Sound quality should never be sacrificed for quantity.

Putting pairs of speakers in parallel creates a two to three ohm load that no AVR can drive, and only a few very large dedicated power amplifiers. It would better to use larger speakers rather than two speakers.

Of course, if one's objective is to impress people with how many speakers can be crammed into a room, and don't care all that much about sound quality, maybe 11.1 is the logical goal.

P.S.- what is a "roll" ? Are you referring to ROWS of seats?
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post #3 of 25 Old 01-12-2014, 10:30 AM - Thread Starter
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9.2 is more so because the 9.2 receivers appear to have the features i want. Also for future movies,  its nice if i already have it vs trying to upgrade later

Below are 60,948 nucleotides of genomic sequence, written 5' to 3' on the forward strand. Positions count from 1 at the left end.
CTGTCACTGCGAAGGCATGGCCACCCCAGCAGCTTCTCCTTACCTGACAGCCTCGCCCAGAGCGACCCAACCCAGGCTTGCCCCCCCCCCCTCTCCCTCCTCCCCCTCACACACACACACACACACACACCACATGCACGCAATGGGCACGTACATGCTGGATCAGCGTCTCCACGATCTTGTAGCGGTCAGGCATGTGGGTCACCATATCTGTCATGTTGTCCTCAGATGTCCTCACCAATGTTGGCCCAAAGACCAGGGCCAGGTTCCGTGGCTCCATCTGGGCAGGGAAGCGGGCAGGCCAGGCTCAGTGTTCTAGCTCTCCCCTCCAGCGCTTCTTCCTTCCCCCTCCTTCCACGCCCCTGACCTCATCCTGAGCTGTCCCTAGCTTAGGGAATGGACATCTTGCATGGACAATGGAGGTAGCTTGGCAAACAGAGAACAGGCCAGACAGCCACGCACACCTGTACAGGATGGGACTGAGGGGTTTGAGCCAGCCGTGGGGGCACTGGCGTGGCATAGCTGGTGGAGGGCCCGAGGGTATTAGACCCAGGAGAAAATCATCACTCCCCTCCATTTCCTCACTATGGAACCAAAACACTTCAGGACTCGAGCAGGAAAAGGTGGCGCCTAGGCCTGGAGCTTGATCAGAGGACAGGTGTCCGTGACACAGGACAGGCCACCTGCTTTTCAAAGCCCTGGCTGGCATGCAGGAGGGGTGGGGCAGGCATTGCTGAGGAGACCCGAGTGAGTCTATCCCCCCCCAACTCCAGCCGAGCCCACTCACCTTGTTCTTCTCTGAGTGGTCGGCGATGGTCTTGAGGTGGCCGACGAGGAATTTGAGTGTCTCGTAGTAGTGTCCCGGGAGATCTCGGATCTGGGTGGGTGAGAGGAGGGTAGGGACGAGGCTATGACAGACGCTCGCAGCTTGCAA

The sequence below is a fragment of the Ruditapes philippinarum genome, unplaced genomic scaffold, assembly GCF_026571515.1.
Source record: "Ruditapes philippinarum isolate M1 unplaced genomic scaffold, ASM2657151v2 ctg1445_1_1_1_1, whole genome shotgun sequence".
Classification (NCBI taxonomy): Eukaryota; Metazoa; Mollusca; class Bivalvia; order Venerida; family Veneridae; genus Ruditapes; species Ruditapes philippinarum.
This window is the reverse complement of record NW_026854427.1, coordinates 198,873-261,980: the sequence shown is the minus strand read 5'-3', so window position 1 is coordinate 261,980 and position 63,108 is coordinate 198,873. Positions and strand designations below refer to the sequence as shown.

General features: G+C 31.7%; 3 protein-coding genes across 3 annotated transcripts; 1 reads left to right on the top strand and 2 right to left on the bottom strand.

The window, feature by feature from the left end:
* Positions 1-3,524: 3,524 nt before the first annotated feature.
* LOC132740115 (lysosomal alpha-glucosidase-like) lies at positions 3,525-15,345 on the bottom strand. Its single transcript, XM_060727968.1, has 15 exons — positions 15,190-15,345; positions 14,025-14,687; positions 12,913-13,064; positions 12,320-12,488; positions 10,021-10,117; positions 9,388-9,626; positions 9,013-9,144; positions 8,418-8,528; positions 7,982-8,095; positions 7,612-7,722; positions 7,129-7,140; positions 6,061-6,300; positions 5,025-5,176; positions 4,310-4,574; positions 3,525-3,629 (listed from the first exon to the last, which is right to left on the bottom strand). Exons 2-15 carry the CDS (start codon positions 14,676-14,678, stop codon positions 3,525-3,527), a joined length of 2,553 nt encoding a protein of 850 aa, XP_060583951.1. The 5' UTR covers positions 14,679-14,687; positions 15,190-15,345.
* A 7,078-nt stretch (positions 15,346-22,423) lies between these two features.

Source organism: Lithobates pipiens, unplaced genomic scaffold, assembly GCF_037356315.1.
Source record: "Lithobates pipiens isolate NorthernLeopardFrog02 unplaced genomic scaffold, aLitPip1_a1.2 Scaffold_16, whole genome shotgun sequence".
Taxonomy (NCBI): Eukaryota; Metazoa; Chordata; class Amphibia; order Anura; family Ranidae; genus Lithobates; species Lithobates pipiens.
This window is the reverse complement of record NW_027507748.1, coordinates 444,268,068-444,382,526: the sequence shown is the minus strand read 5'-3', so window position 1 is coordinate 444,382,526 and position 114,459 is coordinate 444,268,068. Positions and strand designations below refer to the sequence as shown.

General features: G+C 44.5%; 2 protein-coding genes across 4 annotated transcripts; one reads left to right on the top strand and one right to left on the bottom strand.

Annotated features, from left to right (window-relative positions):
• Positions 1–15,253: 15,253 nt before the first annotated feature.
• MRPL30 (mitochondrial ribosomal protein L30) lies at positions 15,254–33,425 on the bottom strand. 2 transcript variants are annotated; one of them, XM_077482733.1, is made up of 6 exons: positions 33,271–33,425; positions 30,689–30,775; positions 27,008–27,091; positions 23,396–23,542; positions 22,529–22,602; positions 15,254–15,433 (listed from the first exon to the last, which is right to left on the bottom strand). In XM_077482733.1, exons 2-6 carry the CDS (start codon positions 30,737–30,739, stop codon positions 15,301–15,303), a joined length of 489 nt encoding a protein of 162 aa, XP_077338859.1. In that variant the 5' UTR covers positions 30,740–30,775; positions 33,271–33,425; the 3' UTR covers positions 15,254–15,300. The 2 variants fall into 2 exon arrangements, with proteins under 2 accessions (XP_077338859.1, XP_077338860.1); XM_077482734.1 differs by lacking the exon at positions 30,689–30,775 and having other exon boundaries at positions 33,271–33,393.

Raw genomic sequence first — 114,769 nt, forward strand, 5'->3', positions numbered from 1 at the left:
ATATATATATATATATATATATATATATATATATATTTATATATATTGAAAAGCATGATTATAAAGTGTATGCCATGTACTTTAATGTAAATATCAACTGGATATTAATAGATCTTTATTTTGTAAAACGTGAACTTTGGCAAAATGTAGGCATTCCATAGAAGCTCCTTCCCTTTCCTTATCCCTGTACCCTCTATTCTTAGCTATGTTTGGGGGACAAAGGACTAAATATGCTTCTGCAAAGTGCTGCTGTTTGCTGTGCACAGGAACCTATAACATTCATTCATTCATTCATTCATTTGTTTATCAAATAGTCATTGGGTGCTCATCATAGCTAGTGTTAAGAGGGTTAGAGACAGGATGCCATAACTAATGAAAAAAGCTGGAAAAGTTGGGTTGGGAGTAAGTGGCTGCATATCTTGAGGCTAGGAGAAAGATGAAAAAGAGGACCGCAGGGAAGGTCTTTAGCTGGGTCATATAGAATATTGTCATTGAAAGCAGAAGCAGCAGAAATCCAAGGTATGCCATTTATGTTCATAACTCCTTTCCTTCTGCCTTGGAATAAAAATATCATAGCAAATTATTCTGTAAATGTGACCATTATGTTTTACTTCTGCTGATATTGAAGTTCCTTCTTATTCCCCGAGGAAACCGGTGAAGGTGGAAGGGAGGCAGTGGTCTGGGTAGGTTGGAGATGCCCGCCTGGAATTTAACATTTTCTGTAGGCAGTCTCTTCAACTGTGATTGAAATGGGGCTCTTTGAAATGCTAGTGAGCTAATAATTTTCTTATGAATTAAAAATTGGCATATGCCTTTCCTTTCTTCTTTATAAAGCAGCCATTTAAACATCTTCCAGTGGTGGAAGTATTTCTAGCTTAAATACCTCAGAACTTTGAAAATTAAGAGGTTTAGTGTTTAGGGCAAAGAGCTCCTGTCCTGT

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post #4 of 25 Old 01-12-2014, 10:41 AM
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Check out the Cambridge 651R and 751R if you want the best-sounding receiver on the market.

The 751R has features galore.
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post #5 of 25 Old 01-12-2014, 06:35 PM
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Quote:
Originally Posted by Blackfreeze View Post

I was looking into building a large maybe 25x35+ home theater in my attic with 3 tiered rows(5seats each). A projector screen either 150" or 200"(not sure yet) so my first row would end about 17ft away from the screen then 8ft tier and another 8ft tier. I plan to get a pioneer elite  SC-79 receiver and Klipsch speakers, my question being i want to use kilpsch rs-62ii for my surround and back speakers (total of six, 4 ss 2 rear). Because the room size i was thinking of 2 pair side surround in parallel (4ohm load). Thing is im not sure how 2 bipole speakers will sound in parallel mounted on the same wall 8ft to 9 ft apart. The room will not be vaulted, ceiling height around12ft. Any ideas or help on this project will be greatly appreciated im still in early planning phase